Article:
Illusionist turned horrorist Joy Rip has this bit of dramaturgic advice for anyone attempting to paint a picture of this or any other world... and for all the world's would-be storytellers who desire to craft a beautiful tale. Forget the happy ending. Abandon your empty promises of heaven. Open a portal to hell and push your heroine Beauty through it. The tales she'll bring back with her will be far more compelling and memorable than anything you can imagine. That is, if she makes it back alive.


Beauty and the Beast... is not merely the story of how a girl named Beauty deals with horror; it is the story of how we use beauty to deal with all life's horrors. It is the story of how we use beautiful illusions to handle the horror of being ugly or the horror of being treated ugly by our fellow man and by life. How man uses beauty to cope with the horror of his own life is the essence of the primal scene. Whether that primal scene be innocence wrestling with the truth or bodies wrestling in bed, Joy Rip's graphic novel practices what the old fairy tale preaches about the possibility of transforming the beastly into the beautiful. But it does so only on its own terms, as it paints how we deal with life's horrors... through art.

“Beauty and the Beast” – an original graphic novel by Joy Rip is based on the true story of an up-and-coming artist brutally murdered by a disillusioned fan. At its heart this graphic novel is about the world’s replacement of religious culture by man-made culture such as art (and science, technology), and the further displacement of both religious and artistic culture by celebrity culture. If it is all indeed heading towards the global domination of culture by a worldwide celebrity culture, then is it long before everyone makes a mad power grab for the public eye? Will everyone play their part in updating that archetypal mythology of the lone priests in the woods stalking one another to the death for dominance, everyone becoming rival global celebrities competing to the death for ever greater wealth, power and fame? All anyone knows is it is ancient. It is happening everywhere. And it has been going on for a long time.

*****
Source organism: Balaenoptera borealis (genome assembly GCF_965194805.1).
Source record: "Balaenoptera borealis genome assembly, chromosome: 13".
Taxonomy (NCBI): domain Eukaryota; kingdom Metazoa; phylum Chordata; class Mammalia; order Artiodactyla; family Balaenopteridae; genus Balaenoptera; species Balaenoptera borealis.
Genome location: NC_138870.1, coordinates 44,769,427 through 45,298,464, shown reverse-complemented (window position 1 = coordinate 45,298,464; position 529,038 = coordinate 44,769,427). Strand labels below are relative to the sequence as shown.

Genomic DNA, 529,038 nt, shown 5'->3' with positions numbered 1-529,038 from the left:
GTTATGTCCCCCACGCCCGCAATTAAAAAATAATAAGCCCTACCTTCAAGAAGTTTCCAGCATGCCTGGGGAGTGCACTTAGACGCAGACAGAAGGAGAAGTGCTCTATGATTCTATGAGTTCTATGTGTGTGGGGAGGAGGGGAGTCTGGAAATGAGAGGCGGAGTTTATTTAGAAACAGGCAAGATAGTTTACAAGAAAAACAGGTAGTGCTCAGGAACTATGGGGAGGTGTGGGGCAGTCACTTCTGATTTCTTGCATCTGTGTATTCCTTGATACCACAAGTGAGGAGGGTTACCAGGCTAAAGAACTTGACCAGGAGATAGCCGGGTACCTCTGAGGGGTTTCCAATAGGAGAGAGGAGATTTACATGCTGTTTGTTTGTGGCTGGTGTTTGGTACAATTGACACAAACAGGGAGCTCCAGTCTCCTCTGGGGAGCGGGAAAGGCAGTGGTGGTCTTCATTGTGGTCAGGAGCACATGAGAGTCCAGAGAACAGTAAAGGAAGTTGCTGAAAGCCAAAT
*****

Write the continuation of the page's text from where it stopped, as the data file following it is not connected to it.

Beast spoke to Beauty. “A knack for becoming famous is the only real ability an artist needs to become successful in this brave new world. For fame can exist without talent. And talent can exist without fame. But in an attention economy, where everyone/everything competes for attention, and where capitalizing on attention is the name of the game, fame will always be far more important than talent." Beast paused... "The most important talent to possess is the gift for getting noticed, attracting attention, achieving fame."

Art, nihilism, and art nihilism are central themes of this graphic novel by Joy Rip. What is the meaning and importance of art? What is the nature of success in the art world when face-to-face with art nihilism? What is the nature of any sort of success in life when confronted by the bigger picture of nihilism in general? "Fame is a bullet with your name on it..." portends a message on a stark white art gallery wall. Fame is an empty promise. Life is brief. Death is long. Unless... immortality is no fairy tale. Take a look at this unusual and surprising comic book epic by Joy Rip about a chance encounter between a girl named Beauty and an ugly artist called the Beast... and see for yourself!

Grady Harp (LA, CA): Amazon's Top Reviewer of the arts reviews the paperback edition of BEAUTY AND THE BEAST.
"Both talented in graphic art and gifted in contemporary philosophy Joy Rip rips out some concepts and thoughts that merit our pondering. This is one powerful little graphic novel!"
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Graphic novelist Joy Rip's author bio
"What is Art?" wondered Beauty.
"Lipstick on a pig," smiled Beast.